Locking through safely

Rideau Canal National Historic Site

Locks are designed to raise and lower boats from one water level to another. They were built, along with a series of dams, to bypass rapids and waterfalls. In some locations, two or more locks are joined together to overcome greater changes in water levels.

Friendly lock staff are available to help make your locking experience an easy and enjoyable one.

At swing bridges, wait until the bridge is fully open before proceeding. Travel slowly, in single file, giving way to vessels travelling downstream.

Approaching the lock

Illustration of a boat approaching a lock 

Obey any posted speed limits between locks or out on the open water. Slow your boat down to a ‘no wake’ speed. Excessive wake can erode the shoreline, damage docked boats and endanger the safety of others. Keep the channel near the lock gates clear to allow boats departing or entering the lock a safe and easy passage.

When approaching locks or swing bridges, the signal to request to enter the lock or to have the bridge opened is three long blasts of five seconds duration from a whistle, horn or siren.

During a lockage, one or both lock gates may be opened for incoming and departing vessels depending on: the size and number of vessels, proficiency of the vessel operators, or wind and wave conditions. In addition, lock staff will open both lock gates when requested to do so by a vessel operator.

The painted blue strip (blue line) above and below each lock is a temporary holding area for boaters wanting to lock through. Tie up at this blue line only if you wish passage through the lock. To avoid the risk of injury: step slowly, do not jump, from the boat to the dock/wall and only after the boat has stopped. Be cautious of uneven surfaces or ‘sink holes’ along the canal walls.

Please be patient if lock staff are not ready to lock you through immediately. They do their best to coordinate upbound with downbound lockages and may have water management duties at nearby dams as a first priority.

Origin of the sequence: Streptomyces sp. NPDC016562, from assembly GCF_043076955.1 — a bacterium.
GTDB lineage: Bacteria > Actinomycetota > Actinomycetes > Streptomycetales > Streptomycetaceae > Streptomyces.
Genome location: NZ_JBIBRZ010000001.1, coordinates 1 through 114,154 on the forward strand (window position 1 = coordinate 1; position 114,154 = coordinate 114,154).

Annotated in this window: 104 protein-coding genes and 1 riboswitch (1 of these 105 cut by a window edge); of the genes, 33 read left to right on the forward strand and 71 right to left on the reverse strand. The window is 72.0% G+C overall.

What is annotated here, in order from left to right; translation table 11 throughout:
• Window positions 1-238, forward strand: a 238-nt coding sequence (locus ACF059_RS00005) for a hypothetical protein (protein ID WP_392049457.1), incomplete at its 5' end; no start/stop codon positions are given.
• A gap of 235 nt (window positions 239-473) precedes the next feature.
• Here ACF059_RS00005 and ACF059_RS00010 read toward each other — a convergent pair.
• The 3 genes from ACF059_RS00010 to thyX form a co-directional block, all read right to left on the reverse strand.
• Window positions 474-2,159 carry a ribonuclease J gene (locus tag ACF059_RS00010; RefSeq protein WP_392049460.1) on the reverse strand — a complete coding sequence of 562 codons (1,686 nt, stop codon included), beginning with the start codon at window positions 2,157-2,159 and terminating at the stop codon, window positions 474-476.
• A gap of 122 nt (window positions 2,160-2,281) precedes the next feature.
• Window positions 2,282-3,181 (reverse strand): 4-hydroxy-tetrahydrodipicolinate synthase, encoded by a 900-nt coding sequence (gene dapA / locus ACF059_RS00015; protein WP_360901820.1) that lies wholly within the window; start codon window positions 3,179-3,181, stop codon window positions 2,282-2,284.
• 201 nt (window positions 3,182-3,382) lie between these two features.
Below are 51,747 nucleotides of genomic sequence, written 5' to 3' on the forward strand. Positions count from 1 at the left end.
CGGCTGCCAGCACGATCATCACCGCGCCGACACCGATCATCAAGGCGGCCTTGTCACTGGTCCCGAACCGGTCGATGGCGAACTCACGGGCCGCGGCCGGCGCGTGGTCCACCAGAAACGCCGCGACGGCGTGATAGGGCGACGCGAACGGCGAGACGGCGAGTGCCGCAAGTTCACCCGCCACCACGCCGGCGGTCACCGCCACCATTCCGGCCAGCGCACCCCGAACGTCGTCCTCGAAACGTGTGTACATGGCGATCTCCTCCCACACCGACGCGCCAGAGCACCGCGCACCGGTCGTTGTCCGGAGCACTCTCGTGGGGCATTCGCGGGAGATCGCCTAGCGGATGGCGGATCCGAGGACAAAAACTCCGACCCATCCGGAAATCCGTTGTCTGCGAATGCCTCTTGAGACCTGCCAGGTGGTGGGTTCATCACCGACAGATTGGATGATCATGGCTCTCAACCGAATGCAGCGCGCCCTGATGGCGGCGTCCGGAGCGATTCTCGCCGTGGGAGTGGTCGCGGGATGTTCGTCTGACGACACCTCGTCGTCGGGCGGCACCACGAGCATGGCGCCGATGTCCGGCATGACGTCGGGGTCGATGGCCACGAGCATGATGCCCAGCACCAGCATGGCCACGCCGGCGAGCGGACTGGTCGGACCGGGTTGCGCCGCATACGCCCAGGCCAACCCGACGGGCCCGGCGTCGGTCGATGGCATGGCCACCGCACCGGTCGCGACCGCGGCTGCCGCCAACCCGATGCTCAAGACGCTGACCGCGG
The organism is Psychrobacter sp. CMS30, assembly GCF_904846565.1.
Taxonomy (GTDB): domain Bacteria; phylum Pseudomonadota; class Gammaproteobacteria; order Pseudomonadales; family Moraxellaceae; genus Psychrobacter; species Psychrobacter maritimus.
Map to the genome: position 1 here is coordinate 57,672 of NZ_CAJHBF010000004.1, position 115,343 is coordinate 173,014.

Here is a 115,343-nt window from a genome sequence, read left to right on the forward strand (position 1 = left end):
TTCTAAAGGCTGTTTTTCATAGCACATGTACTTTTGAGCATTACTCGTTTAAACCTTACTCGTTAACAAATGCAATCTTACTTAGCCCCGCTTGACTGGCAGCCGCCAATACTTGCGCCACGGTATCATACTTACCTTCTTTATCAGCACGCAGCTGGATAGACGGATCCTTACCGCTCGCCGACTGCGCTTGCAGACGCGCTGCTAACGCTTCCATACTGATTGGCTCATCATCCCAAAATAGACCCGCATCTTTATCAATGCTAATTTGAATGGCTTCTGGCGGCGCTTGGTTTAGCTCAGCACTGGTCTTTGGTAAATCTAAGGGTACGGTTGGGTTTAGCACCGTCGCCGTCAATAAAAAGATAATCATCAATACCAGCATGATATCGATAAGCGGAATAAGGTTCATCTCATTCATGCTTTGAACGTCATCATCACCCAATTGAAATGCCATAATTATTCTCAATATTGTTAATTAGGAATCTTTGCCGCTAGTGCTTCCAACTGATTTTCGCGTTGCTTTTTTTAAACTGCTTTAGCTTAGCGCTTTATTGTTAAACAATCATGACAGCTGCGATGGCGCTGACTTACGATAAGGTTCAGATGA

Entering the lock

An illustration of a boat entering a lock 

It is very important to remember that during the entire locking through process, you are under the direction of lock operations staff, so please watch for their hand signals, traffic signals or verbal commands.

After the lock gates are opened and departing vessels are clear, lock staff will direct you to enter the lock. Approach the lock chamber cautiously and follow the instructions of staff. Be aware of wind speed, wind direction and possible cross currents. Concentrate on coming in straight and under control, using reverse gear to slow the boat down.

Do not tie the vessel lines to the drop cables

As you approach an appropriate position inside the lock, have your crew members ready to loop their vessel lines around the black drop cables. Crew members should wear their PFDs while attempting this manoeuvre; unexpected movement of the vessel could cause them to fall overboard.

Should your vessel get too close to the lock wall, use a boat hook to push yourself off. Never use your hands or feet to fend a moving boat off a lock wall. Your crew (adults if possible) should be posted at the bow and stern of your boat with mooring lines free of knots and ready to use.


Inside the lock chamber

An illustration of a boat inside a lock 

Once you have safely positioned your vessel inside the lock chamber, and looped the bow and stern lines around the black drop cables, follow these steps: (These fire safety symbols appear on lock gate signs at the lock station)

An illustration of a boat inside a lock 

Tend your lines carefully during the lockage. Never leave your bow or stern line unattended. Always be prepared to show your lockage permit to staff or be ready to purchase one from them.


Exiting lock

An illustration of a boat exiting a lock 

When the lock operation is completed and lock gate(s) are opened, for safety reasons, please do not restart your engine until directed to do so by lock staff. Check to make sure bow and stern lines are back on your boat and please exit slowly. Exit in order if necessary, or as directed by staff, and remember to watch out for winds, currents and other boats.

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